Storage: Storing your digital images
Once your photo collection has grown to a considerable size you will need to look at different storage options. Being digital means that you can easily store your images on various media, but it also comes at a risk. If your storage device gets damaged or corrupted you could lose your digital photographs forever. That is why itís important to choose the most suitable and durable storage media.
It is always advisable to regularly make backups of your digital photographs. Below we will discuss the various storage media and how they can be used effectively to organize and store your photos.
Hard drive storage
This will be the first stop for most digital photographers. Once you have taken your images you will need to transfer them to your PC to be able to edit and share them with others.
Hard drives offer large storage capacities making it easy for you to store your entire collection of digital images on one device. They are also relatively cheap offering an extremely low cost per gigabyte of storage space. Having your images on your hard drive makes it easy to edit, delete and add new images on a regular basis.
There is a downside to hard drives though - they are mechanical devices. This means that they are susceptible to mechanical failures. The magnetic tape used for storage also degrades over time and in the long term could cause data to become corrupted.
To prevent data loss in a situation where your hard drive fails, you can consider adding a secondary hard drive to your PC, which you can then use as a backup drive for your data.
You can also consider purchasing an external hard drive. An external hard drive is just a normal hard drive that is mounted in a portable chassis. It connects to your PC using a USB or Firewire cable and allows you to store and access your data just as you would on your normal hard drive. Itís very easy to transport and should be an ideal option for offsite storage of your important data.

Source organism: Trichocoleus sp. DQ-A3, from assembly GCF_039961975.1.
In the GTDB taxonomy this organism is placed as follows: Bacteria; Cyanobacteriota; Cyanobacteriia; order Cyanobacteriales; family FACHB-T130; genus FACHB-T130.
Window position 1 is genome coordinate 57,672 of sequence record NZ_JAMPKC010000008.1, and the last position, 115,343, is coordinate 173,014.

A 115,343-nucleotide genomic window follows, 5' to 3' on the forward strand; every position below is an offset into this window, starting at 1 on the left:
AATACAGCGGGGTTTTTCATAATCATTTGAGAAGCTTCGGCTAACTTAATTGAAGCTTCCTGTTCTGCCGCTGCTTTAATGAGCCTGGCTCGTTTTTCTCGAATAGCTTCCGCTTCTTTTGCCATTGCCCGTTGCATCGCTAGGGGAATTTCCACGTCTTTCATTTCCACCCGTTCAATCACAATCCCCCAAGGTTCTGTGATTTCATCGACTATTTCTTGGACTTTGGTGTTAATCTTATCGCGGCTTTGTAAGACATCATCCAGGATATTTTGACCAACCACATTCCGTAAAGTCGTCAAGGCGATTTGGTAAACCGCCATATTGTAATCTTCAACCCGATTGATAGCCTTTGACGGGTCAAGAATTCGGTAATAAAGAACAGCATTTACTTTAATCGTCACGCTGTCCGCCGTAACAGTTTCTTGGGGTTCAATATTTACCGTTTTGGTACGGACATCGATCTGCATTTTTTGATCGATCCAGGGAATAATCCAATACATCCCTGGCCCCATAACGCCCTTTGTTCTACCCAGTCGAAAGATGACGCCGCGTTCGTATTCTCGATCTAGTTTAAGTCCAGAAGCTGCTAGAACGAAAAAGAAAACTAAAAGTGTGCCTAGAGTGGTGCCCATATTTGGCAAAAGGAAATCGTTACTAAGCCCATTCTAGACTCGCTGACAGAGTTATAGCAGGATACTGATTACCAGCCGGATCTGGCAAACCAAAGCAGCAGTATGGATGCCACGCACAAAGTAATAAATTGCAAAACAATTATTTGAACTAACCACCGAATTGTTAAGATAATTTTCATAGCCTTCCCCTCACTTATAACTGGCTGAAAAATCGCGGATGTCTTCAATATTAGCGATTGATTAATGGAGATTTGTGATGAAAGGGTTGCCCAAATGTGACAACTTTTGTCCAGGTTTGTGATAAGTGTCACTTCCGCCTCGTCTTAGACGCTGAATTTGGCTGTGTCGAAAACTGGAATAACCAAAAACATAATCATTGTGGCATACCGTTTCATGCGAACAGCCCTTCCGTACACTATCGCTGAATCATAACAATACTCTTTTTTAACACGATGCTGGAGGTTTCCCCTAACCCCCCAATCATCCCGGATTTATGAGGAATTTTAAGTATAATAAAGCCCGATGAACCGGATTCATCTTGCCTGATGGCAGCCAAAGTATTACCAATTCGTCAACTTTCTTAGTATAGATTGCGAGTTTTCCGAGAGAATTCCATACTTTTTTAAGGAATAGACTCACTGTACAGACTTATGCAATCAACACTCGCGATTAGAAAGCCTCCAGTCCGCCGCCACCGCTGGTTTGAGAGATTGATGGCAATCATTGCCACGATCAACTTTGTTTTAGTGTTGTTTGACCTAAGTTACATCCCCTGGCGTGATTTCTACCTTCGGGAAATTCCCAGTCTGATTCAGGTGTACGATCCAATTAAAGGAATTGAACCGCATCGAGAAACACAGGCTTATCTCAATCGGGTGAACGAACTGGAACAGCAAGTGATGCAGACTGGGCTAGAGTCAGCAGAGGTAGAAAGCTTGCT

A CD-R or CD-RW disk allows for the storage of around 650MB of data, the equivalent of around 250 high-resolution JPEG images. For long term storage CD-R media is preferable. CD-RW disks are rewriteable and you could accidentally delete your images. Once a CD-R disk is written to, it becomes read-only preventing accidental deletions
Single-layer DVDs provide 4.3 GB (4300 MB) of storage space. Thatís around 6 times the capacity of a CD and the equivalent of around 1400 JPEG images. Dual-layer DVDs provides around 8.5 GB of storage. However you will need to have a Dual-layer DVD-writer to make use of Dual-layer media. There are various formats for DVD writers, the most popular and most widely recognized are the +R and ĖR format.
DVD disks can only be read in a DVD-drive, but they offer the advantage of allowing you to display your images on the TV using a normal DVD player (provided the DVD player offers support for JPEG images). With DVD drives becoming the new standard in PCís it should be a very good option for your optical storage needs. DVD media is only slightly more expensive than CD media, but the larger storage capacity makes up for the price difference.